Large class sizes and immersion: Still an effective method for language learning?

This is a very important and timely question as many parents are now making final decisions for where to enroll their children next fall. My quick answer is “yes” it is an extremely effective method of learning a new language. I also think that it is a very effective method for learning in general. Here is why. It is language learning while doing.  Immersion classrooms have to be highly engaging, project based classrooms where language is the medium of instruction, rather than the exclusive focus of instruction (Krashen, 1999).  Regarding class size, from my own observations of my daughter’s Spanish immersion classroom, my observations of other immersion classrooms in other schools here in Arizona and around the country, and from observing my own classroom as an immersion teacher in the past, I can say that the dynamics of a classroom with 29-30 students in an immersion setting compared to a non-immersion setting can be quite different. I think this can be attributed to many factors, but I’ll highlight four here.

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Learning language through content

1) Students are challenged in a different way in immersion programs and this challenge can, and many times does, elicit more attention and greater focus. Check out the work of Ellen Bialystock on the benefits of bilingualism (here’s one of her most recent articles: Bialystok, E. (2011). Reshaping the mind: the benefits of bilingualism. Canadian Journal of Experimental Psychology/Revue canadienne de psychologie expérimentale, 65(4), 229.)

Bialystok points to how learning in two languages develops both language systems in the mind and that working your brain muscle in school is analogous to working out other muscles at the gym. This brain exercise can lead to greater lifetime functioning of the executive control system which can lead to greater abilities to focus attention, ignore distractions, trouble shoot and manage complex tasks. Really cool evidence of this happening in children in immersion programs is when they code-switch or use two languages in the same conversation or even in the same sentence (e.g. “At school today we sang una canción about números y colores.”)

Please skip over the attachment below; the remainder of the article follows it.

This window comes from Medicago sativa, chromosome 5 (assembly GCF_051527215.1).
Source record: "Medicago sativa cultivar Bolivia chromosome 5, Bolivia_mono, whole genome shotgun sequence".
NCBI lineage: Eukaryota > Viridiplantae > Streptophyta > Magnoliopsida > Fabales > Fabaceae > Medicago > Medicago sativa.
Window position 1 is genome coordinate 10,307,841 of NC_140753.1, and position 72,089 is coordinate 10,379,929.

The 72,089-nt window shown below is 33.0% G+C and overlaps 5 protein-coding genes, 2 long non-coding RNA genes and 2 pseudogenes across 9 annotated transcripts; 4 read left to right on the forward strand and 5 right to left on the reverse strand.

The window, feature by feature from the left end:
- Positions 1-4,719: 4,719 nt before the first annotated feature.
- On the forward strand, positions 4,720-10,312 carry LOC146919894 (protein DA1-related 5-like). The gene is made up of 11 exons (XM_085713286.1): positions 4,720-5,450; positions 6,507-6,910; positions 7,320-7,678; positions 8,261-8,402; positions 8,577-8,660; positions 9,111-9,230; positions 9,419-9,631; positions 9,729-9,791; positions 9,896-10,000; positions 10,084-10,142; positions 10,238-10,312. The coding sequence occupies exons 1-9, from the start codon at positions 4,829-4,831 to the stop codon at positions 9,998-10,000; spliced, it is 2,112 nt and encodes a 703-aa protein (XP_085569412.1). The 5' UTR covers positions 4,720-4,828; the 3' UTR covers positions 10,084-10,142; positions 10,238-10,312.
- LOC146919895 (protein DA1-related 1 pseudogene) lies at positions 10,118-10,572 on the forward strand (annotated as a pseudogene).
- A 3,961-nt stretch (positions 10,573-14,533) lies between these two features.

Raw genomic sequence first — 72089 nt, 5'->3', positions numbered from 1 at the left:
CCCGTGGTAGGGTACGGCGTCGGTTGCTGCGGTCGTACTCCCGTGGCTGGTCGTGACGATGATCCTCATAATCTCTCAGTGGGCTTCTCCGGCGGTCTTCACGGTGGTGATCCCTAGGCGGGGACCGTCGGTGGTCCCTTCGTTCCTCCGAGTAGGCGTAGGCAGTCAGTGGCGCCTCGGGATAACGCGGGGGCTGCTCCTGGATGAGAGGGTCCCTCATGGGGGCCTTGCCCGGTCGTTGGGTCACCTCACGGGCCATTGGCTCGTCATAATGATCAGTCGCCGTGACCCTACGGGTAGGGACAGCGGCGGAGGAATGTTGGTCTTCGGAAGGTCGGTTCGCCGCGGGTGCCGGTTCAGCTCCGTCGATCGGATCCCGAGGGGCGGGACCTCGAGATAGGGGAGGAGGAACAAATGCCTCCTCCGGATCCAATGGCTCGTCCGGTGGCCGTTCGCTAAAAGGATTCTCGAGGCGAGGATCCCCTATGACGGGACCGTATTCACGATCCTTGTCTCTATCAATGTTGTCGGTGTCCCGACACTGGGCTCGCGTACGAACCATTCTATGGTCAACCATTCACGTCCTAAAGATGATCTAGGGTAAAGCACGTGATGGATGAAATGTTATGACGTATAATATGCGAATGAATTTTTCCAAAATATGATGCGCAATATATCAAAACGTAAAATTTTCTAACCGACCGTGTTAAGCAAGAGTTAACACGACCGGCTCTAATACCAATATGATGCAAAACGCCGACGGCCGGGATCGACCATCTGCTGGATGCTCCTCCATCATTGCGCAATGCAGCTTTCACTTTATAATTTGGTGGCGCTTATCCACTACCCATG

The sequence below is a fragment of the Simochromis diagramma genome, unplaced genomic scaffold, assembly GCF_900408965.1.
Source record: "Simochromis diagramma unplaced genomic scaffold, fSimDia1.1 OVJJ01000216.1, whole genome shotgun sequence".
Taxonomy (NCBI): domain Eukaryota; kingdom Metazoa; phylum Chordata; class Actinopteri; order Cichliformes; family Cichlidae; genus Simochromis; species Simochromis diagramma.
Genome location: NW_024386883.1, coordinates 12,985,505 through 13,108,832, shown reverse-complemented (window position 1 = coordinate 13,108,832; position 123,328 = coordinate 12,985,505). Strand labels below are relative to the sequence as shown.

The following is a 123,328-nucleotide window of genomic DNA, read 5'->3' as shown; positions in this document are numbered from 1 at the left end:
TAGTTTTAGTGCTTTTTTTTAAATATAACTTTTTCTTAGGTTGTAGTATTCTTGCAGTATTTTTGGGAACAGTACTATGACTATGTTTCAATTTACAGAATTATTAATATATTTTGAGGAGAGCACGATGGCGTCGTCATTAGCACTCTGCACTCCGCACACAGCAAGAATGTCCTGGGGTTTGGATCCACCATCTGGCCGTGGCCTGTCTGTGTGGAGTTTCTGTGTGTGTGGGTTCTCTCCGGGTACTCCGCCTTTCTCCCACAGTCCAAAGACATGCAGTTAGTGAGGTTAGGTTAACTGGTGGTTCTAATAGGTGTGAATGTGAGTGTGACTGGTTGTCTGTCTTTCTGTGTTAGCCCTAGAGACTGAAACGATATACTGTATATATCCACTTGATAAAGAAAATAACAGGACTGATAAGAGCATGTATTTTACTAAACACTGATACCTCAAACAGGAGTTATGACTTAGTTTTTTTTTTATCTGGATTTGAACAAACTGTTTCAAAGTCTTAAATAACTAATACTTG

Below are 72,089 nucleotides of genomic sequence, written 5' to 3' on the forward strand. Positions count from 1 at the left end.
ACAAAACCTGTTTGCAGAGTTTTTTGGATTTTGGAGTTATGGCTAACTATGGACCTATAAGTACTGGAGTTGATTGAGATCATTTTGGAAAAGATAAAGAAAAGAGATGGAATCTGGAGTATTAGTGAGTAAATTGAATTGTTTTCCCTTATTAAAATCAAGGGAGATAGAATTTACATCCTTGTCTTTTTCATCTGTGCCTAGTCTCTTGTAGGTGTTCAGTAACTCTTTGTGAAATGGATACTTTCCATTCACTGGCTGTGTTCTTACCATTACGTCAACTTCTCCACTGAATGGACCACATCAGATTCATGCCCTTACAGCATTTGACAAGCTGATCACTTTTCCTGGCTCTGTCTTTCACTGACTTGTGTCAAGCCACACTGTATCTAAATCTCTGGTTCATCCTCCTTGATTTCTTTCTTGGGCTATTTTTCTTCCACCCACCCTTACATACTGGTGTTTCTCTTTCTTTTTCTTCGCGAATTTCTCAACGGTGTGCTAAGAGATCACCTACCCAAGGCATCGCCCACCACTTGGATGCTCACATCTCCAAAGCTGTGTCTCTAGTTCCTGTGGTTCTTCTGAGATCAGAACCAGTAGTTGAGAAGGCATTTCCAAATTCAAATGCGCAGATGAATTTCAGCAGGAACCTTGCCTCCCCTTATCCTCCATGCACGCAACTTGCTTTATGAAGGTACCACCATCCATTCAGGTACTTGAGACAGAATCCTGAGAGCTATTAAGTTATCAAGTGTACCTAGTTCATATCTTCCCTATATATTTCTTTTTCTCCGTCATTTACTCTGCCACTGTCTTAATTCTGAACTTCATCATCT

2) Another related reason why often times we observe large immersion classes on task and focused has to do with what De Jesus (2009) calls the “cognitive stretch.” Here is one of his articles: DeJesus, S. C. (2008). AN ASTOUNDING TREASURE: DUAL LANGUAGE EDUCATION IN A PUBLIC SCHOOL SETTING. Centro Journal, 20(2).

This sustained focus to understand and make sense of content in another language, by watching the teacher’s facial expressions, gestures, and use of realia, forces students to learn to pay attention and focus and stretch their current cognitive abilities to more advanced thinking.

3) Perhaps the most important factor that adds to the effectiveness of dual language immersion programs on language and content learning is what the students say themselves: It’s not boring. It keeps them on their toes, and is fun. Many students also develop a sense of pride pretty early on with becoming bilingual and being a part of something different and special at school.

4) This leads to the last factor that I will highlight here. Since these dual language immersion programs are special islands within the larger school setting, they get a lot of attention by teachers, school and district administrators, as well as very involved parents. This attention is good and helps to ensure that these programs, even if they have large class sizes from time to time, are successful.

References:

Bialystok, E. (2011). Reshaping the mind: the benefits of bilingualism. Canadian Journal of Experimental Psychology/Revue canadienne de psychologie expérimentale, 65(4), 229.)

DeJesus, S. C. (2008). AN ASTOUNDING TREASURE: DUAL LANGUAGE EDUCATION IN A PUBLIC SCHOOL SETTING. Centro Journal, 20(2).

Krashen, S. (1999). Seeking a role for grammar: A review of some recent studies. Foreign Language Annals, 32, 245-257.

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